By Tami Luhby, CNN
Missouri must expand Medicaid to low-income residents, the state Supreme Court ruled unanimously on Thursday, finding that a state ballot initiative that voters approved last year was constitutional.
The decision overturned a lower court ruling that said the ballot measure approving expansion had violated state law.
“The court has said the law is very clear, and that sends a very clear message to both the governor and the legislature that they need to get on with implementation,” said Chuck Hatfield, a partner at Stinson law firm and one of the attorneys who brought the current suit, stressing that the decision was 7-0.
The Medicaid expansion, which was supposed to take effect on July 1, was blocked by Republican Gov. Mike Parson, who said in May that the state could not proceed because lawmakers had not appropriated funding. More than 275,000 low-income Missourians could gain coverage under expansion.
However, the state Supreme Court found that the appropriation bills do not distinguish between benefits provided to those who qualified previously and those eligible under expansion.
“Clearly, the bills fund services to all who are eligible for MO HealthNet,” the court said in its opinion, referring to the state Medicaid program.
The judges sent the case back to the lower court to enter a judgment for the plaintiffs, three Missourians with chronic health conditions who cannot afford coverage or treatment, and to order the implementation details.
Enrollment could begin by the middle of August, said Amy Blouin, CEO of the left-leaning Missouri Budget Project, though the timeline remains uncertain.
“Because of today’s ruling, Missouri must move forward with urgency to ensure more individuals have access to quality, affordable coverage and are able to get the health care services they need to survive and thrive without any further delays,” said Lisa Lacasse, president of the American Cancer Society Cancer Action Network.
Parson’s office, however, said funding remains an issue.
“After today’s court decision, the executive branch still lacks the necessary budget authority to implement MO HealthNet coverage to the expanded population,” the governor’s office said. “We are looking at what options may be available to us to seek additional budget authority and also pursuing legal clarity.”
The state Department of Social Services doesn’t comment on pending litigation, said Rebecca Woelfel, an agency spokeswoman.
Parson’s refusal to expand
Missouri became the sixth state to approve Medicaid expansion at the ballot box last August, when voters supported it by 53% to 47%.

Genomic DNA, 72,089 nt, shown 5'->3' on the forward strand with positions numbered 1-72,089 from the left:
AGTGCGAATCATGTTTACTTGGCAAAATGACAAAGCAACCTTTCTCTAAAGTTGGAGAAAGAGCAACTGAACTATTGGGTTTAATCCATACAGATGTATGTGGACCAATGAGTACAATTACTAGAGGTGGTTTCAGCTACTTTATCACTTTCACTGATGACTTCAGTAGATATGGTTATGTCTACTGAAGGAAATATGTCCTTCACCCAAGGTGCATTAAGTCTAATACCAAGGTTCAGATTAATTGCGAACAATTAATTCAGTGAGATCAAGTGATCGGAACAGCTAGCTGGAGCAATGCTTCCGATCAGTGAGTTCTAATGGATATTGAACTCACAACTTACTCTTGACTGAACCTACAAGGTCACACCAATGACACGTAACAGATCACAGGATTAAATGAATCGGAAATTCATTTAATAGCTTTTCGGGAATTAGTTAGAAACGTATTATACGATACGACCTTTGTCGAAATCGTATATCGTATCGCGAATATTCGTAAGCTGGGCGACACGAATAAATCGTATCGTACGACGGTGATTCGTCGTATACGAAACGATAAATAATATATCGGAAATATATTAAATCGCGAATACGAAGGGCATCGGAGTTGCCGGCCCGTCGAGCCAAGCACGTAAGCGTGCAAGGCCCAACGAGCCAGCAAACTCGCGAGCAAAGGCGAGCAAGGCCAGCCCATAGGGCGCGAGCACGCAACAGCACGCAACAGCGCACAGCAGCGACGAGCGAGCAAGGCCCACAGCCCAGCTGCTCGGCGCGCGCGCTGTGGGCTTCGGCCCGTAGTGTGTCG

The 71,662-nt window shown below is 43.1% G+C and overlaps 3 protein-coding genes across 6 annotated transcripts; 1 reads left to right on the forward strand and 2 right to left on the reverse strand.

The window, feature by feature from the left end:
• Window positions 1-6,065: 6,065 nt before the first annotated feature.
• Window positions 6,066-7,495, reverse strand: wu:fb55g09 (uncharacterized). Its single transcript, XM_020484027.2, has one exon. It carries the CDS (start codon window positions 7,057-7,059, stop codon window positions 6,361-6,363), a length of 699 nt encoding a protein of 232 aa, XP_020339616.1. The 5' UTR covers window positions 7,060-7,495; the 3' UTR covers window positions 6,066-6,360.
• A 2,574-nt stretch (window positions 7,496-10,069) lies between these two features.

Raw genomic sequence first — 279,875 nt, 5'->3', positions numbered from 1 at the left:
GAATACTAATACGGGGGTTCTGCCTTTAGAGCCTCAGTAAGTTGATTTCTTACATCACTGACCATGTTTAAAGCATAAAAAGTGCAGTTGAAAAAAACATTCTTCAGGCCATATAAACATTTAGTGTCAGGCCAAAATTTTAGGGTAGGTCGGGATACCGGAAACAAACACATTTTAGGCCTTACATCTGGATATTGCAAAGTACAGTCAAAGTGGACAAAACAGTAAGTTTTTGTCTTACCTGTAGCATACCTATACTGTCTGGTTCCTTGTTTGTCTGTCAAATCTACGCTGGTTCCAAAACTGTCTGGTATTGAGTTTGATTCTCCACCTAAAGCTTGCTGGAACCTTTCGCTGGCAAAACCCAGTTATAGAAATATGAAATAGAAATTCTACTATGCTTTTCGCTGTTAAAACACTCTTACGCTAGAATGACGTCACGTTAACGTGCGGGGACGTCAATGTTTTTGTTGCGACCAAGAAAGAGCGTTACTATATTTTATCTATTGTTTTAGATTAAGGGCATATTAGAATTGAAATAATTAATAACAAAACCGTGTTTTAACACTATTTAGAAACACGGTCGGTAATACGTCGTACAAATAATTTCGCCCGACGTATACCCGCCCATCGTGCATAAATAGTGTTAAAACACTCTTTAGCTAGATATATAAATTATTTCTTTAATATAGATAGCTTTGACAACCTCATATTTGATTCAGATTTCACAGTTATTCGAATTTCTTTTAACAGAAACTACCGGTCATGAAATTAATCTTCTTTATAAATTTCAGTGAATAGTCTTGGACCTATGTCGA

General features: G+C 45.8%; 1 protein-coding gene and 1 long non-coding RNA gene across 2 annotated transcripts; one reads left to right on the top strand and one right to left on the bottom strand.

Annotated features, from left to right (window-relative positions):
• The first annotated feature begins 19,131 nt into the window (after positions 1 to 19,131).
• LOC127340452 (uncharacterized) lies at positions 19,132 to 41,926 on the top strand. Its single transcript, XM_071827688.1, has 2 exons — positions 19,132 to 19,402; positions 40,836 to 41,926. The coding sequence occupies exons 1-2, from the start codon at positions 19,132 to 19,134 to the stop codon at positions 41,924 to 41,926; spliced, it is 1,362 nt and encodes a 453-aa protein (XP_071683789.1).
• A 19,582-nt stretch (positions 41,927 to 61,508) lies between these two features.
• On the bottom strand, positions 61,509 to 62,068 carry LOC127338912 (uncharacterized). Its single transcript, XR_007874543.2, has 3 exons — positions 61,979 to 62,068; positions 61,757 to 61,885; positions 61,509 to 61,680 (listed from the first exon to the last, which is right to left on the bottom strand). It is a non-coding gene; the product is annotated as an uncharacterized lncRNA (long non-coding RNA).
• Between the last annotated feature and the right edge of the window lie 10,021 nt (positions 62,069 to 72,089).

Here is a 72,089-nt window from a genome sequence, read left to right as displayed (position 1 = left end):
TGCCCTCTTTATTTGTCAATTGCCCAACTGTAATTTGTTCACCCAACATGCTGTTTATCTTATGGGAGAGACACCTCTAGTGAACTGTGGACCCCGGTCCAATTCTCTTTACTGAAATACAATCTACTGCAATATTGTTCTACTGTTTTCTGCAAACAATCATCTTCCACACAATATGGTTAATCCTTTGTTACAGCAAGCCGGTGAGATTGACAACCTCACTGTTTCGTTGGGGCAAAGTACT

That was supposed to open the program to adults with incomes up to about $17,775 a year. Currently, childless adults in Missouri don’t qualify and the income limit for parents is 21% of the poverty level, or $4,600 a year for a family of three, one of the strictest in the nation.
But Parson said in May that he would not do so.
“Although I was never in support of MO HealthNet expansion, I always said that I would uphold the ballot amendment if passed,” Parson said at the time. “However, without a revenue source or funding authority from the General Assembly, we are unable to proceed with the expansion at this time and must withdraw our State Plan Amendments to ensure Missouri’s existing MO HealthNet program remains solvent.”
Expanding Medicaid in Missouri would cost the state $130 million annually, Blouin said. The federal government, which covers 90% of the cost, would provide Missouri with $1.7 billion a year.
“Not only do states save money on existing health services, but federal funds from expansion create jobs and increase economic activity, generating additional tax revenue to fund the state’s share of expansion,” Blouin said.
Parson included a $1.9 billion funding request in his budget proposal to the General Assembly.
In the lawsuit, the plaintiffs argued that the state’s Medicaid program has been funded by the General Assembly and lawmakers do not need to set aside specific money for expansion enrollees. It also noted that Congress’ $1.9 trillion Covid relief measure offers additional federal support to states that expand Medicaid, which would provide Missouri with more than $1 billion in extra money that would cover the state’s share of expansion for five years.
More than 2 million fall into ‘coverage gap’
Voters in Oklahoma also approved Medicaid expansion last year, though narrowly. Coverage for the newly eligible residents there started on July 1.
Other than Missouri, another 12 states have yet to expand Medicaid. All have Republican governors or GOP-controlled legislatures.
An effort to add an expansion amendment to the South Dakota Constitution in 2022 is underway, according to The Fairness Project, a social, racial and economic justice advocacy group that has backed the state ballot initiatives.
More than 2 million uninsured adults fall into the “coverage gap,” meaning their incomes are too high for them to qualify for Medicaid in their states but too low for them to be eligible for subsidies to help with Affordable Care Act premiums. The subsidies are open only to those who earn more than 100% of the poverty level in non-expansion states.
This story has been updated with comment from Gov. Mike Parson’s office.
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